Check Your 6! is a popular set of rules for refighting World War II dogfights published by Skirmish Campaigns.
Let me start off by disclosing that my copy was a review copy sent to me by my friend Mark Fastoso, who designed the Flying Tigers mini-campaign included in the core rules as well as the Guadalcanal: Cactus Air Force expansion book.
The fundamental design principle in Check Your 6! is that it's the man who counts most, not the aircraft, so the game emphasizes the effect of pilot quality more than the attributes of the planes, although it doesn't ignore those characteristics, either.
Pilots are rated, in increasing order of effectiveness, green, skilled, veteran or ace. Better pilot quality provides at least a three-fold advantage.
Most importantly, the less-effective pilots are forced to move before the better pilots, for an obvious edge to the better men. In addition, the difference in pilot quality (green is 0, skilled is +1, veteran is +2 and ace is +3) becomes a combat modifier, both offensively and defensively. Finally, better quality pilots can modify their planned moves, which plays into the initiative advantage mentioned earlier.
The other interesting concept in Check Your 6! is that dogfights generally took place within a fairly restricted amount of airspace, with planes that left that box basically removing themselves from the fight. This sounds historically plausible and it's a good rule to keep scenarios well bounded.
The basic game mechanics are pretty straightforward, with planes plotting their moves ona hex grid from a menu of options depending upon agility and speed. Planes roll 2 d6 to hit, modified for geometry, pilot skill, distance and other factors. Once hit, damage is determined by rolling dice based on the type of weapon firing. Each machine gan, for example, rolls a D6 while each cannon rolls a D10. Finally, the toughness of the target may allow it to make a saving roll that cancels the damage.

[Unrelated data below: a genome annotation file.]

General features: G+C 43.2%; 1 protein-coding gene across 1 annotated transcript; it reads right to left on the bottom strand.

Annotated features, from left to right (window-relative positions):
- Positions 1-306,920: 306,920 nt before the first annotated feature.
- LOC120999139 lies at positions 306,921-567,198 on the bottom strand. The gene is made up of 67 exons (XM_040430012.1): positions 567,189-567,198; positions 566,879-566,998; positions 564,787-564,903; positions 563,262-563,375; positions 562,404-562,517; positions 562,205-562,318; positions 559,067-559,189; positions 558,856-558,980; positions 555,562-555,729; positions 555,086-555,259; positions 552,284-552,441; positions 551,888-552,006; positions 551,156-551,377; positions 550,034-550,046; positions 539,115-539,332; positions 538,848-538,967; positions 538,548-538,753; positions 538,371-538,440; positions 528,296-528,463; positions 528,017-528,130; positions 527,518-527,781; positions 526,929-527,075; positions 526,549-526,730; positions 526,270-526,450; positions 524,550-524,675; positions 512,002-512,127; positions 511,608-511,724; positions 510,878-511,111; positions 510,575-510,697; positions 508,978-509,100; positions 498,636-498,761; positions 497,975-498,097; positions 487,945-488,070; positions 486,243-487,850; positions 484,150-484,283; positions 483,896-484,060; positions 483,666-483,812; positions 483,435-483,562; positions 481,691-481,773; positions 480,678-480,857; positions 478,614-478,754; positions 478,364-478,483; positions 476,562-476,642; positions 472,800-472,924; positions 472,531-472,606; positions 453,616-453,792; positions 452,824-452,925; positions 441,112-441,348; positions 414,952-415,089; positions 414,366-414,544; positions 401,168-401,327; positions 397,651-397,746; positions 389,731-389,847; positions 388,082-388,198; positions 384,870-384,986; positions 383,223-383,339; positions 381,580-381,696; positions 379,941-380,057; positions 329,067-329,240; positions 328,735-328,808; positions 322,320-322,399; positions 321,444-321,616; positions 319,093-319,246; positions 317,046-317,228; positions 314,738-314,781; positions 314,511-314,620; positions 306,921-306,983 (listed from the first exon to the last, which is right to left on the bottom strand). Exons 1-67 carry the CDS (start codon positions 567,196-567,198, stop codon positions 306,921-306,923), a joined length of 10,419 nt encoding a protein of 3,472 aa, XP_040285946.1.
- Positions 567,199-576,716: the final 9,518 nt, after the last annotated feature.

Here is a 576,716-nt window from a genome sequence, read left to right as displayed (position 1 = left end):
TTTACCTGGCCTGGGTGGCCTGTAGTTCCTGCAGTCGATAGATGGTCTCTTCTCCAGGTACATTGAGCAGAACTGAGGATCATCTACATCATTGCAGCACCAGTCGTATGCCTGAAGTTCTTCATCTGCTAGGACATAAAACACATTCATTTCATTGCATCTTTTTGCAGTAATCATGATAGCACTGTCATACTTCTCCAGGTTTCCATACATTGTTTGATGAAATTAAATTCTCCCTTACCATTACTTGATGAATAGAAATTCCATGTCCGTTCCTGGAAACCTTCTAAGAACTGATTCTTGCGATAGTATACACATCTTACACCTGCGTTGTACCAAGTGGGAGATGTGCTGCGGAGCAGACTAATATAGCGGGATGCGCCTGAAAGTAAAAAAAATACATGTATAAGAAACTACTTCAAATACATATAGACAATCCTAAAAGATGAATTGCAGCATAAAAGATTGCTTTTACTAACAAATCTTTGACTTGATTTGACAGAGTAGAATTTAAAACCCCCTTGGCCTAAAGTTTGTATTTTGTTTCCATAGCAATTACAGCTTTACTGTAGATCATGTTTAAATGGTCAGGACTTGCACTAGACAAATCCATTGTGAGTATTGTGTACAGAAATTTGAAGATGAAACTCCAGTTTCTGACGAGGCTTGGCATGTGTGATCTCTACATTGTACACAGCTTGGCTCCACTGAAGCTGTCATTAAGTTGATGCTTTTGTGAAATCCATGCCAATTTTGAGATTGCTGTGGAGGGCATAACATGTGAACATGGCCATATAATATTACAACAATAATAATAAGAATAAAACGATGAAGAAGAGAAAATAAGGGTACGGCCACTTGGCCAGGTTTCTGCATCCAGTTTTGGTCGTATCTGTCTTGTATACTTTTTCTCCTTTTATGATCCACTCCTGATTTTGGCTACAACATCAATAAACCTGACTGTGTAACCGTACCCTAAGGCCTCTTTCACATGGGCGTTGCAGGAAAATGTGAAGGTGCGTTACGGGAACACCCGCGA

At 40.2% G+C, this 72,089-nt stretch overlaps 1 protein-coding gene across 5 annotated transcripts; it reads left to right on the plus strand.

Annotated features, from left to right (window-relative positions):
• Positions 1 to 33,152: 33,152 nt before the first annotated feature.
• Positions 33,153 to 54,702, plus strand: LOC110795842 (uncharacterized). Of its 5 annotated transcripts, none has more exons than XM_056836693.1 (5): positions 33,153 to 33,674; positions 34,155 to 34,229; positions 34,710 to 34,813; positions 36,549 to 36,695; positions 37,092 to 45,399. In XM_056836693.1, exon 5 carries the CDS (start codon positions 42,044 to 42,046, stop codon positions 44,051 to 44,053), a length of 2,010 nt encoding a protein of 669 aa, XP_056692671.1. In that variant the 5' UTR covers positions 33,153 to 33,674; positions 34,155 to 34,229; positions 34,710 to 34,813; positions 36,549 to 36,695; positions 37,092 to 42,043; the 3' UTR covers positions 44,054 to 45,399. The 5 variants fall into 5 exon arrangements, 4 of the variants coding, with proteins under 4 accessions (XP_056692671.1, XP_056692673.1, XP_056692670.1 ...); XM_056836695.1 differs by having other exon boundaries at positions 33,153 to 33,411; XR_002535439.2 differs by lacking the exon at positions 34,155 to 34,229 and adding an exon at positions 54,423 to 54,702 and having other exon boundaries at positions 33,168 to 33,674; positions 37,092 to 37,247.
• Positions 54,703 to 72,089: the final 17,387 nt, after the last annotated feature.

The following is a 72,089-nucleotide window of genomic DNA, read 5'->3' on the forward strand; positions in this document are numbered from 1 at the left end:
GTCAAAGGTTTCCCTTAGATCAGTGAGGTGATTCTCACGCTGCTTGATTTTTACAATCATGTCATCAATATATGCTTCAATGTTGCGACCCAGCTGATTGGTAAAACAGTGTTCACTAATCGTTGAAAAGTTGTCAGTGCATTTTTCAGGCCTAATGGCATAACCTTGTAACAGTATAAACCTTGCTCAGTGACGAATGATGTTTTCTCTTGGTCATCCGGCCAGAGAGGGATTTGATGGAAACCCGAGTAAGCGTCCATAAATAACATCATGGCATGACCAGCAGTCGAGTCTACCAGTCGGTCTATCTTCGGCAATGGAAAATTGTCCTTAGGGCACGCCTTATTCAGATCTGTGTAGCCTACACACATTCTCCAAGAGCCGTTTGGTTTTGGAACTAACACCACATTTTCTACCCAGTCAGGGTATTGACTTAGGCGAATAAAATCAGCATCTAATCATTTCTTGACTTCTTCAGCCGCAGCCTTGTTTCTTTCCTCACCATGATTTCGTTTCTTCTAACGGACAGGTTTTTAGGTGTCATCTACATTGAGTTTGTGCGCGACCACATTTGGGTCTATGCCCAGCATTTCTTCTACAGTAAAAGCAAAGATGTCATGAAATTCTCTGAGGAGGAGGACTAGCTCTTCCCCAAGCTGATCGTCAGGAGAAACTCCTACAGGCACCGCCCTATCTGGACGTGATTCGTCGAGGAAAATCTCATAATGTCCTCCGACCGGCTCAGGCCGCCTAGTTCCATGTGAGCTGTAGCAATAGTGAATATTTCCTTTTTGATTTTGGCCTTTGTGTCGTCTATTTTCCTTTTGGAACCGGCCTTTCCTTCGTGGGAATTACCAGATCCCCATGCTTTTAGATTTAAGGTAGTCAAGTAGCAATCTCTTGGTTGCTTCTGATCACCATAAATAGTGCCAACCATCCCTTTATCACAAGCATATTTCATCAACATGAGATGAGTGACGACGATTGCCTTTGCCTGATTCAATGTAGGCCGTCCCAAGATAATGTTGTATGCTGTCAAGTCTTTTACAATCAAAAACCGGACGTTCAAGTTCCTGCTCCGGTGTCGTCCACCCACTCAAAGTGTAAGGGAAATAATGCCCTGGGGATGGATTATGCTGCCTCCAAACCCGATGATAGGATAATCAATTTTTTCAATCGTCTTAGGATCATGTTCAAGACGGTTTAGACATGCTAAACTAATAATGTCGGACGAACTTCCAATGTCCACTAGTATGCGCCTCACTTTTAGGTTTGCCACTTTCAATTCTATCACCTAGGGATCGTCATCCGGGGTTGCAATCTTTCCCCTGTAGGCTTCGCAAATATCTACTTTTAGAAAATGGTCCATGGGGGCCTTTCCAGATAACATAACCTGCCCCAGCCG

It all moves smoothly and quickly enough that novice players can easily handle 3-4 aircraft each and experienced players can control dozens. Some of the scenarios are quite large, with 20+ aircraft.
There's a minimum of special equipment required. Special stands can be purchased to track speed and altitude, but because each is tracked on a 1-6 scale you can also use dice instead.
I like the rules because they're easily adapted for use with my aircraft from Axis & Allies Miniatures, but it also makes a good convention game. Like many other recent wargames, the Check Your 6! books are also interesting histories in their own right, illustrating many little-known aspects of World War II in the air.
Overall I highly recommend these rules.